This is about my son’s dog, Koda. She was meant as a gift to me for Christmas in 1992 from Sam. He wanted me to have a ‘pal’ to keep company with since I was living alone for the very first time in my life. I wasn’t in any shape to take on the care and training of a pet, and reluctantly said I just couldn’t do it.
Sam kept the pup, a little mix from a friend who had a litter. He named the pup Koda…K-Girl…and sometimes just K. When he would travel on jobs, Koda came to my place to stay and be taken care of. She was a fun pup. When Sam got her he was living near Keswick road in the Hampden area of Baltimore and he decided to ‘crate train’ Koda.
I had not heard of that before, and at first thought it a bit cruel, but soon I learned she loved the ‘crate’ would actually run into it when we left the apartment to go out. On our return, a trip outside with Koda and business taken care of, back inside where she had free run of the living quarters.
Bob Chance commented when a dog is the sole companion for someone living alone, they become an integral part of your life and your love. Letting go when a dog, or cat or any truly loved pet, is reaching the end of the trail is especially difficult. Just as taking care of a parent or a child is a special needs part of our own life journey, seeing the decline of a dog can be one of the toughest stages of life any of us can endure.
Some pals have lost a pet by accident, a pup running into the road and being hit by a car left one friend of mine so shattered he vowed he would never, ever own a pet again. So far he hasn’t. My thought was to get another as soon as possible, and replace the love you had before with a new and vital pup.
One dog our family shared love with, Boo, was poisoned by an Army Major, who conveniently was transferred the day after the deed. The veterinarian Doctor Dick Faber said it was a terrible act to commit. Boo could never be replaced, and it took a while for us to think of another one.
There are two sides to that one, and mine is clouded now, as I see Koda when she comes up to Rustica with Sam when he fishes.
He has to carry her out of the Durango, and gently put her on the green grass…where she meanders and sniffs and does all the things a dog does on new territory after riding out of the city. She stumbles now, and is unsteady on her paws…but she still radiates a love, a love and urge to sniff my hand as I approach her slowly.
Just as she did when she was a pup, she still has the heart of a little dog, a dog meant for one goal in it’s life…to make the companion happy…and to love unconditionally the hand that feeds her and keeps her safe from harm.
There’s no way now for any of us in the family to keep Koda safe from harm and the eventual fate her age and condition have dictated.
When I see Koda and Sam at the pond I have to keep my two pups at the house, sadly. Sam doesn’t think she can handle the playfulness of the three dogs together. I disagree wholeheartedly, and feel it would be wise to let her be with other dogs, especially now…my pups are younger and want to play, but we could keep them calm and easy going around Koda.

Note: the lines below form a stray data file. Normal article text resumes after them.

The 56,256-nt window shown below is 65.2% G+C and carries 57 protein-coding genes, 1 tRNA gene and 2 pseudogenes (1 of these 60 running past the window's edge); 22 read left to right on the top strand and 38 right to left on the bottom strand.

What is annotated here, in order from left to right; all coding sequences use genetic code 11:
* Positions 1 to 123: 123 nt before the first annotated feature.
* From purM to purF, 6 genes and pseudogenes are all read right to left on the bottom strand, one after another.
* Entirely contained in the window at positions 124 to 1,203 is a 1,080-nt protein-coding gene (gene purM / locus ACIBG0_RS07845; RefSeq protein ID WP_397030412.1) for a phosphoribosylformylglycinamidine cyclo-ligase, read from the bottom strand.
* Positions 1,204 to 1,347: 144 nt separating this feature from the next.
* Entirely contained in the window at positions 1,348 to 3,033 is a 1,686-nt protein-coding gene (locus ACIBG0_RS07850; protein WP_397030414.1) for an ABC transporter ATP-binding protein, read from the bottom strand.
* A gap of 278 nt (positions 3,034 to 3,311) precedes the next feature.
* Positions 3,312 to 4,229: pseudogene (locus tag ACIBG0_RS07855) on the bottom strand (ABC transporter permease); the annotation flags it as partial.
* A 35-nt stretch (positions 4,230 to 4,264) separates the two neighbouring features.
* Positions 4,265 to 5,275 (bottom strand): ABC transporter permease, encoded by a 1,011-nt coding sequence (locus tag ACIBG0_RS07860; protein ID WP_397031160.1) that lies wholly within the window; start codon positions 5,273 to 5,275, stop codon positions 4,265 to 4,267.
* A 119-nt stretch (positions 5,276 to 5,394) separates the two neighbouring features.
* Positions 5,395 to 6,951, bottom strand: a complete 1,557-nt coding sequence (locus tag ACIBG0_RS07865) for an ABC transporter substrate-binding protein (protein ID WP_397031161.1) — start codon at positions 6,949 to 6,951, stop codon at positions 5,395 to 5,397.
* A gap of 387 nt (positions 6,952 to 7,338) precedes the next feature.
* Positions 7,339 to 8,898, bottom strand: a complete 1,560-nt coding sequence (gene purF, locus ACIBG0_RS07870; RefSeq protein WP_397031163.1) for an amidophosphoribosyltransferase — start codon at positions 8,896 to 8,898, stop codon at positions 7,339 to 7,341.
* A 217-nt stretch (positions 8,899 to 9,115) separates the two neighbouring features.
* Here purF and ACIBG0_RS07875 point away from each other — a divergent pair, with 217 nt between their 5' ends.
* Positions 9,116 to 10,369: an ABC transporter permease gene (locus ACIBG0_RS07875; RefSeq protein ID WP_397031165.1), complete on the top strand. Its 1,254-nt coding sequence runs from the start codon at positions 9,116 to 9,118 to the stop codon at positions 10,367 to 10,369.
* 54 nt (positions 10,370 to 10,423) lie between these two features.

Unfortunately that hasn’t come to pass, yet…and maybe, with the path Koda’s on now, it will never come to fruition. Just the way things are.
So I leave the pond bench, and Sam and his pup…and walk back up the hill to the house and my Frisco and L’il Dude…and my nose is stinging and eyes a little bleary with emotion that pours out in a burst of urgency.
The Dude is first to greet me, Frisco a little slower knows full well there is another dog, Koda, nearby…and wants to check her out, as she has done so many times before. Dogs maybe know when to say ‘goodbye’…they sure know when a car is coming in the lane long before I do.
The folks who don’t have dogs may find this meaningless, while others will know of what I write. The writing about dogs is always a gift for me to share. All my life there have been dogs, cats, snakes, tropical fish, and every critter that our family found as orphans who needed a temporary home and then were released back from whence they came.
Those days are gone but not forgotten. Today, living alone with the Dude and Frisco my life is one of love when I drive up the lane coming home…or when they are with me and I open the car door to let them out when I turn onto the lane…they enjoy the race to the house, a quarter mile up ahead. I watch their bodies moving in rhythm darting back and forth and then into the brush…over a down oak tree, across the stream, around the rocks and then into the soybean field.
I watch this and hope it lasts forever…prompted by the fact that I know it won’t …i won’t either…none of us will. It’s the Scots-Irish in me that brings out this melancholy briefly, and I work to remove the thought and get on with the pleasure of seeing my pals having fun, doing the ‘dog thing’…
There’s gonna be one less dog coming to Rustica, not too far away from now, and that’s gonna be a tough one for Sam, me and all of us who love dogs…it’s just the way things are, and we have to accept them…just like the loss of a loved one, a wife, a husband…a brother, a mom and a dad…we are still standing, and mourn for the losses of a part of us…and we try to fill those gaps, and move on…and we do, most of the time…slowly, with a tear in the eye, a pain in the heart…and a gratefulness that we shared what we did for however long we were allowed.